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Ah, Youth


Many adults say that they can’t relate to teens.  Many adults are afraid of teens.  Sometimes, we adults wonder why teenagers think we are ridiculous?  Perhaps the question we need to ponder is, “Why do we think teenagers are ridiculous?”

Graduation season is upon us.  I’ve got 4 youth girls that I’ve watched grow through tough times and amazing times over the past 4 years.  As I write out their graduation cards and smile at their future, I remember why I love working with youth.  The energy, the passion, the joy and effervescence!  Not the drama–never the drama.  Not even when I was in high school did I deal well with the drama.  BUT, this post CELEBRATES our next generation.

When I worked as a youth leader, I figured out a few things quickly:

1)  Teens want adults to cheer them on.  They want adults who will believe in their dreams–even if they’re unrealistic.  They want adults to celebrate even small successes with them.   Those girls’ faces lit up and they couldn’t wait to introduce me around when I showed up at their recitals, performances, sporting events.

2)  Teens don’t care how old you are if you love them.  In my 40s, many of the teen girls gravitated to me.  They didn’t care that I grew up with their parents.  They only cared that I cared for them.  They listened to me, even though they wouldn’t listen to their parents who were saying the same things that I said.  It’s the time of life when kids want to find their own way and start to separate from their parents.  My own kids did–I was NOT ‘the cool youth leader’ at home … I was MOM.

3)  Teens want an adult to hug them when life throws them an ugly curve ball.  They want an adult to whisper that they may hurt badly now, but they will heal.  They want an adult to cry with them when life falls apart–even if it seems trivial in perspective to adult pressures.  They want their pain to be taken seriously.  They look to adults for stability and need us to express faith that even though today is unbearable, God can, and will, heal.

4)  Teens sometimes need just presence with no words.  I remember holding one girl when a dear friend committed suicide.  I remember spending time with her 6 months later when another friend killed himself and yet another had attempted suicide.  I remember there being very few words in those moments.  Ecclesiastes 3:7 offers wisdom, “A time to be silent and a time to speak.”  In the moment of crisis, often teens need adults who feel no shame in their tears.  A time comes to offer hope, prayer and reassurance; but there is a time to simply feel and empathize.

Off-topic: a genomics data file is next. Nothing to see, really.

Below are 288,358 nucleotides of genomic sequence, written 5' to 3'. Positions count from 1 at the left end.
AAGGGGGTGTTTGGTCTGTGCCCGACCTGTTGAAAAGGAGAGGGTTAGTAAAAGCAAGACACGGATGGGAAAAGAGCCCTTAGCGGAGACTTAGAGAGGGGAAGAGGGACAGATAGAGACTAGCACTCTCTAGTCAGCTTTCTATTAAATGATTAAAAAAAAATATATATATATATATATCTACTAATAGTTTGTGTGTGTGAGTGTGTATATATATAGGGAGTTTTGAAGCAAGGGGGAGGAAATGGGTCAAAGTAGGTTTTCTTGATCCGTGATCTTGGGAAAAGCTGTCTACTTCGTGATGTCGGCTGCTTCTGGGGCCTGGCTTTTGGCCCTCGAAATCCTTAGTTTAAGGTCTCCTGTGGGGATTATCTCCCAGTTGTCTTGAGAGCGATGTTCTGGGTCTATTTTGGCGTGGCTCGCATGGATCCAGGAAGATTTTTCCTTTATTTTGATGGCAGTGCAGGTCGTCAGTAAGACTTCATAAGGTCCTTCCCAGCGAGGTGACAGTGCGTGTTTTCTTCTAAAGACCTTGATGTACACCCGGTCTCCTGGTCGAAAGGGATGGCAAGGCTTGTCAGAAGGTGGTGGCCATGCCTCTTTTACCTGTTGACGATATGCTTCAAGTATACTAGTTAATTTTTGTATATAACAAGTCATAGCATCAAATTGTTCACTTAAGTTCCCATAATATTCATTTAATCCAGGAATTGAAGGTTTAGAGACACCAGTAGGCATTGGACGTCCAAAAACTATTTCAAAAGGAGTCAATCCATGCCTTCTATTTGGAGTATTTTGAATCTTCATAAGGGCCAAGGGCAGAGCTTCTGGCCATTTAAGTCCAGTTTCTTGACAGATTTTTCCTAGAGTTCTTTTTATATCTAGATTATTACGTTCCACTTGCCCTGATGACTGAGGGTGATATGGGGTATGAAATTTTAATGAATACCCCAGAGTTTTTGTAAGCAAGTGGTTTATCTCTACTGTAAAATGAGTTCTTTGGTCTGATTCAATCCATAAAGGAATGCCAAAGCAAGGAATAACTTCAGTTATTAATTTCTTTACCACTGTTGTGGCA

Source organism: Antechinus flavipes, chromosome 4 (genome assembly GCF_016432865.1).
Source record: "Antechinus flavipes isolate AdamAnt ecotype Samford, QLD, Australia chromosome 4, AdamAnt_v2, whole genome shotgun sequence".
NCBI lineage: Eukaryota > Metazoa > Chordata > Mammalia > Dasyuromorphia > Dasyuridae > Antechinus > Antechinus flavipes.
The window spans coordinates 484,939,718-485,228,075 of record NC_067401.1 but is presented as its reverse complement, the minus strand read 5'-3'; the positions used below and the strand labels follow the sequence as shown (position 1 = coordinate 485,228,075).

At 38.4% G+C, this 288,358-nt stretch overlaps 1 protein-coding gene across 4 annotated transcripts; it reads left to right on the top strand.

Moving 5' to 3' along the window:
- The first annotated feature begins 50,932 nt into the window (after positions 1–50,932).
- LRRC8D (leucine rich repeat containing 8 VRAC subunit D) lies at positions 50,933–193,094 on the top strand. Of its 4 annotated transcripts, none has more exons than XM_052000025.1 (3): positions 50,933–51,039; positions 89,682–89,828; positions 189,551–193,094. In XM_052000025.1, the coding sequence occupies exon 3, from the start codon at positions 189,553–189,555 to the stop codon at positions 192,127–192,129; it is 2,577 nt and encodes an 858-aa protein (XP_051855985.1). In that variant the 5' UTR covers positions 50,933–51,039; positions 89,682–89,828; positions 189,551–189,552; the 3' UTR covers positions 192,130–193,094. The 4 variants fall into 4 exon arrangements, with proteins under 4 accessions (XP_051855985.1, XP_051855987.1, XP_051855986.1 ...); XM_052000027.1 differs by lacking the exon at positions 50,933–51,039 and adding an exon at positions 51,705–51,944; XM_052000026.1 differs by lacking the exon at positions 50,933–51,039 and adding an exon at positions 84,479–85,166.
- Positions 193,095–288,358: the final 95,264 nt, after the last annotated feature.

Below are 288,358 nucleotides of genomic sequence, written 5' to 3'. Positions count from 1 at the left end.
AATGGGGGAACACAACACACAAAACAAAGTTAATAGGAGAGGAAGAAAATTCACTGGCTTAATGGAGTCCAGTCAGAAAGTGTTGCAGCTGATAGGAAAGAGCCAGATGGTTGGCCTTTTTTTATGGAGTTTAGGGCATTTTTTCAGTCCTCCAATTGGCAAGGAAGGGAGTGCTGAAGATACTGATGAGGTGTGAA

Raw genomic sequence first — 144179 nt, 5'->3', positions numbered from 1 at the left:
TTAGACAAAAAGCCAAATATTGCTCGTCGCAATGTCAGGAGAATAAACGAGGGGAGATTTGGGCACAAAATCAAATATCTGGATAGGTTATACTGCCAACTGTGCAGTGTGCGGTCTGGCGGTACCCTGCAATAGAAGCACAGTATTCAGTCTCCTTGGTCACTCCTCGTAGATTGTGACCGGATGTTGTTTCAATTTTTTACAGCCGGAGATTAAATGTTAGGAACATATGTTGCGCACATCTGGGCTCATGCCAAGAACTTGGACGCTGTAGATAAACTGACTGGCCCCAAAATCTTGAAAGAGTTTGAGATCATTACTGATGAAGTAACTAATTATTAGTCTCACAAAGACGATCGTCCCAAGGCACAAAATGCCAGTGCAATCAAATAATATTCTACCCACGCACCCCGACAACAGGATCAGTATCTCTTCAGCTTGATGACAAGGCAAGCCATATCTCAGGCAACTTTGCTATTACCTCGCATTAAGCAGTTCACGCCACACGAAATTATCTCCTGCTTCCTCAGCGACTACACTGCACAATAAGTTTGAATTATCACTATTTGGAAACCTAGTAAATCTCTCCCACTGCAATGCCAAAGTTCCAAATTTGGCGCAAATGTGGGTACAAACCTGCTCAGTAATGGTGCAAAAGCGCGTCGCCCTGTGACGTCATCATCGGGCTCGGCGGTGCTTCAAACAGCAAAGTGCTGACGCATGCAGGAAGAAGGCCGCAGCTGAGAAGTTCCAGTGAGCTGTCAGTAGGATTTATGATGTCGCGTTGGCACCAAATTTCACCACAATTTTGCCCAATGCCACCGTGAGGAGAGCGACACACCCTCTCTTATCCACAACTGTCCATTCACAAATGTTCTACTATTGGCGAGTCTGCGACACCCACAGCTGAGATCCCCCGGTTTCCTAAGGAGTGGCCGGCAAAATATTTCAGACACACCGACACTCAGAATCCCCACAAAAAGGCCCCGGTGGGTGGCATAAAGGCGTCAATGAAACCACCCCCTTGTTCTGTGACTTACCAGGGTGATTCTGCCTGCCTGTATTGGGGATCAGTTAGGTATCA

5)  Teens want to believe in the wonderful, the miracle, the hope of life.  They want to believe in God and that He loves us.  They want to believe they are part of something bigger, better, more than just high school.

6)  Teens want to be wanted.  They love it when youth leaders spend time with them.  My daughter recently took a middle schooler out to an educational store and they played with puppets to the delight of both of them.  The youth girls I mentored never said, ‘No,’ when I asked if they wanted to go to Starbucks or get some ice cream–and they didn’t want to leave quickly; they wanted to linger and share their thoughts, ideas and passions.

7)  Teens want respect.  They want an adult to listen to their views without belittling or condescending to them.  They want intelligent conversations that challenge without patronizing.  They want to grow in understanding their world and how to solve the world’s vast problems.

8)  Teens want adults who can laugh with them, laugh at themselves and enjoy life!  Not everything is a learning experience.  Sometimes, we just have to cut loose in healthy silly ways.  Laughter reduces stress and helps us put our annoyances in perspective.

9)  Teens want to know adults are in their corner.  They want help getting up, dusting off and bandaging up.  They want to know that they may get knocked down; but they don’t have to stay down.  They can heal the broken dreams, bring into focus what they really want to do and even change up the dreams altogether.

10)  Teens want freedom.  Freedom to explore.   Freedom to fail.   Freedom without ‘I told you so.’

For all the adults out there, have you seen it yet?  Teens aren’t much different than us.  We’ve just lost some of the passion, energy and belief that we can change the world.  Cynicism infects us as we find that our dreams may not come true in the form we hoped.  Hang out with some teenagers for a bit and you will find that the passion, energy and hope may invade you to your core.  You may believe in your youthful dreams again and have the maturity, wisdom and knowledge to affect change in your corner of the world.